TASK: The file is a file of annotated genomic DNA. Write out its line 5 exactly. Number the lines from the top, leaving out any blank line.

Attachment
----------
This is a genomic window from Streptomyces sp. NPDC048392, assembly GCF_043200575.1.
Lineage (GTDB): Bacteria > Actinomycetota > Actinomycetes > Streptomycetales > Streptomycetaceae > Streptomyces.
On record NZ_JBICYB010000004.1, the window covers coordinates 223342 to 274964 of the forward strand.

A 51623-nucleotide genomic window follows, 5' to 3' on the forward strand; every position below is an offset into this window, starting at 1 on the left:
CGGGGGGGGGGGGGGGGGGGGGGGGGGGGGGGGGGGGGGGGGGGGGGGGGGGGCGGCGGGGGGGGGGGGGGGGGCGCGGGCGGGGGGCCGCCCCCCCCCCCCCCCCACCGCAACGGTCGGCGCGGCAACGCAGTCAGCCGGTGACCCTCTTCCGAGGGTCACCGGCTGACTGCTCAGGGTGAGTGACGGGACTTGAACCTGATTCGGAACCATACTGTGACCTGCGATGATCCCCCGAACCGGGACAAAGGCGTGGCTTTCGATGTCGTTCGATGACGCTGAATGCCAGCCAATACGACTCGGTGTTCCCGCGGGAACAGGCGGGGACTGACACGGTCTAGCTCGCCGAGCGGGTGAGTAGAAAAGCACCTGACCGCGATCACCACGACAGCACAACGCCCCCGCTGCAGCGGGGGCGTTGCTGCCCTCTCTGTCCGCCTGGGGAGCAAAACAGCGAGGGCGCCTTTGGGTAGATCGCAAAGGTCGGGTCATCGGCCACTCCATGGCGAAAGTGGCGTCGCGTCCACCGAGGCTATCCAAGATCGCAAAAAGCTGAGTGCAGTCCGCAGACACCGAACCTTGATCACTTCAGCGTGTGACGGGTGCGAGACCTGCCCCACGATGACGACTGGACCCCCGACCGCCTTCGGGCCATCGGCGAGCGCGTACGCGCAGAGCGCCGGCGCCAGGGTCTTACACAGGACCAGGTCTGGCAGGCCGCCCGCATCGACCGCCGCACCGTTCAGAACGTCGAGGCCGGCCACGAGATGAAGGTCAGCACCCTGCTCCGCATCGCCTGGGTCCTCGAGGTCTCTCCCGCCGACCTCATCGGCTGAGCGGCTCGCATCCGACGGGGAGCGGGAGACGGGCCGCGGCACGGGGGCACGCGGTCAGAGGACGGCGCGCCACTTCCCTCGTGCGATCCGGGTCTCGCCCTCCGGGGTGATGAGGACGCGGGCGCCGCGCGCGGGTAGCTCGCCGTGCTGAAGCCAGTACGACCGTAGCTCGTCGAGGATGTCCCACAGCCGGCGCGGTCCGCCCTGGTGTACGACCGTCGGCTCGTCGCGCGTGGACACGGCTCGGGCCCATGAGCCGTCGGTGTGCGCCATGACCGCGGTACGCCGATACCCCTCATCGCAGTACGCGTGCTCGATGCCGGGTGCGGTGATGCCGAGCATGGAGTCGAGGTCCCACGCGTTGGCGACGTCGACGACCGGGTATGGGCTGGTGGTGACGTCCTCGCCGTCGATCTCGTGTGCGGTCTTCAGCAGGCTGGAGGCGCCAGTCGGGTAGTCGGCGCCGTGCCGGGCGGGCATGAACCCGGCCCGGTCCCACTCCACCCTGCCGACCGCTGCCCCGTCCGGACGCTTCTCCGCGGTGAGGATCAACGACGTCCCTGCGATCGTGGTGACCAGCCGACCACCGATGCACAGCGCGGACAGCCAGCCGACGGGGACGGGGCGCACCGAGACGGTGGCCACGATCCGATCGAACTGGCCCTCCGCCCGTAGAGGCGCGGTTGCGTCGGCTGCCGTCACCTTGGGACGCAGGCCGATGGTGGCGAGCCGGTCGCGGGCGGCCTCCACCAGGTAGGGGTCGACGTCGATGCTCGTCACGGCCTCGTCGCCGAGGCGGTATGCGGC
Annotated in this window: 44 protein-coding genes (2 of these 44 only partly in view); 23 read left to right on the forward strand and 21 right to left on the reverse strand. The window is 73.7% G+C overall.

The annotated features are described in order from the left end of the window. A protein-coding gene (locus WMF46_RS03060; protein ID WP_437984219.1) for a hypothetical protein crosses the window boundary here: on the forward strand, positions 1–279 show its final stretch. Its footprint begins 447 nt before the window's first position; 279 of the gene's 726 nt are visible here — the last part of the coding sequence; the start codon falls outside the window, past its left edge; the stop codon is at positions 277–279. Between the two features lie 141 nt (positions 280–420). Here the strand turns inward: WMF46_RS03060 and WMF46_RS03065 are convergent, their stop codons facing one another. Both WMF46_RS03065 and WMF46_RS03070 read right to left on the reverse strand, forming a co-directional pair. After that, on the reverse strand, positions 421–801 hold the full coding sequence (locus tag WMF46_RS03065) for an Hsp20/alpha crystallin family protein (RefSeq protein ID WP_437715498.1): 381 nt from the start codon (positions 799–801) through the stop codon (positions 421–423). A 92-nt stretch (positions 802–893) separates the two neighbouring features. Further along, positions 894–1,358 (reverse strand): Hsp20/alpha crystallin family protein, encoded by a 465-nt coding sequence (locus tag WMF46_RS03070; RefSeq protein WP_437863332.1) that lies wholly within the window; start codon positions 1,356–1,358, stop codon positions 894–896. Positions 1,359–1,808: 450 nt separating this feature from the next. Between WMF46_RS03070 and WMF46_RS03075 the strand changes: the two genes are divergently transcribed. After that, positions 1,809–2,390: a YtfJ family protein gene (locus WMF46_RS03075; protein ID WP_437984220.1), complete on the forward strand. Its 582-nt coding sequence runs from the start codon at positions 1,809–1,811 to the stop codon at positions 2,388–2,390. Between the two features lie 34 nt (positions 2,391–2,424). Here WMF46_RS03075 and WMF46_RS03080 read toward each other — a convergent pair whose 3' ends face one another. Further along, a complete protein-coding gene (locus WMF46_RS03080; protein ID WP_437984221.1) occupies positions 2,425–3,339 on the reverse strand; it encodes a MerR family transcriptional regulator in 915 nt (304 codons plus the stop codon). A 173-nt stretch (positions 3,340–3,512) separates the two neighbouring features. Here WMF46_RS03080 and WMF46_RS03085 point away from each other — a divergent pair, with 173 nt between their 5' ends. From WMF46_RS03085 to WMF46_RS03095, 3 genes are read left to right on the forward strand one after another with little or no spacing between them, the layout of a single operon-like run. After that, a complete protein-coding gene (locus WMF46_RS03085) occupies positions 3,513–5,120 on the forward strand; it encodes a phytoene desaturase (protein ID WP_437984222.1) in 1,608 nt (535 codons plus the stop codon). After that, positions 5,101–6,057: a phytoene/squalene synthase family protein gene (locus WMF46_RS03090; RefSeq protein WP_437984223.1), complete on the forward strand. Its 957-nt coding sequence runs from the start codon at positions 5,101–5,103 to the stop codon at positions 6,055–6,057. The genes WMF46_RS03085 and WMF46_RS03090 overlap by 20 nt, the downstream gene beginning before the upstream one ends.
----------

CGGGGGGGGGGGGGGGGGGGGGGGGGGGGGGGGGGGGGGGGGGGGGGGGGGGGCGGCGGGGGGGGGGGGGGGGGCGCGGGCGGGGGGCCGCCCCCCCCCCCCCCCCACCGCAACGGTCGGCGCGGCAACGCAGTCAGCCGGTGACCCTCTTCCGAGGGTCACCGGCTGACTGCTCAGGGTGAGTGACGGGACTTGAACCTGATTCGGAACCATACTGTGACCTGCGATGATCCCCCGAACCGGGACAAAGGCGTGGCTTTCGATGTCGTTCGATGACGCTGAATGCCAGCCAATACGACTCGGTGTTCCCGCGGGAACAGGCGGGGACTGACACGGTCTAGCTCGCCGAGCGGGTGAGTAGAAAAGCACCTGACCGCGATCACCACGACAGCACAACGCCCCCGCTGCAGCGGGGGCGTTGCTGCCCTCTCTGTCCGCCTGGGGAGCAAAACAGCGAGGGCGCCTTTGGGTAGATCGCAAAGGTCGGGTCATCGGCCACTCCATGGCGAAAGTGGCGTCGCGTCCACCGAGGCTATCCAAGATCGCAAAAAGCTGAGTGCAGTCCGCAGACACCGAACCTTGATCACTTCAGCGTGTGACGGGTGCGAGACCTGCCCCACGATGACGACTGGACCCCCGACCGCCTTCGGGCCATCGGCGAGCGCGTACGCGCAGAGCGCCGGCGCCAGGGTCTTACACAGGACCAGGTCTGGCAGGCCGCCCGCATCGACCGCCGCACCGTTCAGAACGTCGAGGCCGGCCACGAGATGAAGGTCAGCACCCTGCTCCGCATCGCCTGGGTCCTCGAGGTCTCTCCCGCCGACCTCATCGGCTGAGCGGCTCGCATCCGACGGGGAGCGGGAGACGGGCCGCGGCACGGGGGCACGCGGTCAGAGGACGGCGCGCCACTTCCCTCGTGCGATCCGGGTCTCGCCCTCCGGGGTGATGAGGACGCGGGCGCCGCGCGCGGGTAGCTCGCCGTGCTGAAGCCAGTACGACCGTAGCTCGTCGAGGATGTCCCACAGCCGGCGCGGTCCGCCCTGGTGTACGACCGTCGGCTCGTCGCGCGTGGACACGGCTCGGGCCCATGAGCCGTCGGTGTGCGCCATGACCGCGGTACGCCGATACCCCTCATCGCAGTACGCGTGCTCGATGCCGGGTGCGGTGATGCCGAGCATGGAGTCGAGGTCCCACGCGTTGGCGACGTCGACGACCGGGTATGGGCTGGTGGTGACGTCCTCGCCGTCGATCTCGTGTGCGGTCTTCAGCAGGCTGGAGGCGCCAGTCGGGTAGTCGGCGCCGTGCCGGGCGGGCATGAACCCGGCCCGGTCCCACTCCACCCTGCCGACCGCTGCCCCGTCCGGACGCTTCTCCGCGGTGAGGATCAACGACGTCCCTGCGATCGTGGTGACCAGCCGACCACCGATGCACAGCGCGGACAGCCAGCCGACGGGGACGGGGCGCACCGAGACGGTGGCCACGATCCGATCGAACTGGCCCTCCGCCCGTAGAGGCGCGGTTGCGTCGGCTGCCGTCACCTTGGGACGCAGGCCGATGGTGGCGAGCCGGTCGCGGGCGGCCTCCACCAGGTAGGGGTCGACGTCGATGCTCGTCACGGCCTCGTCGCCGAGGCGGTATGCGGC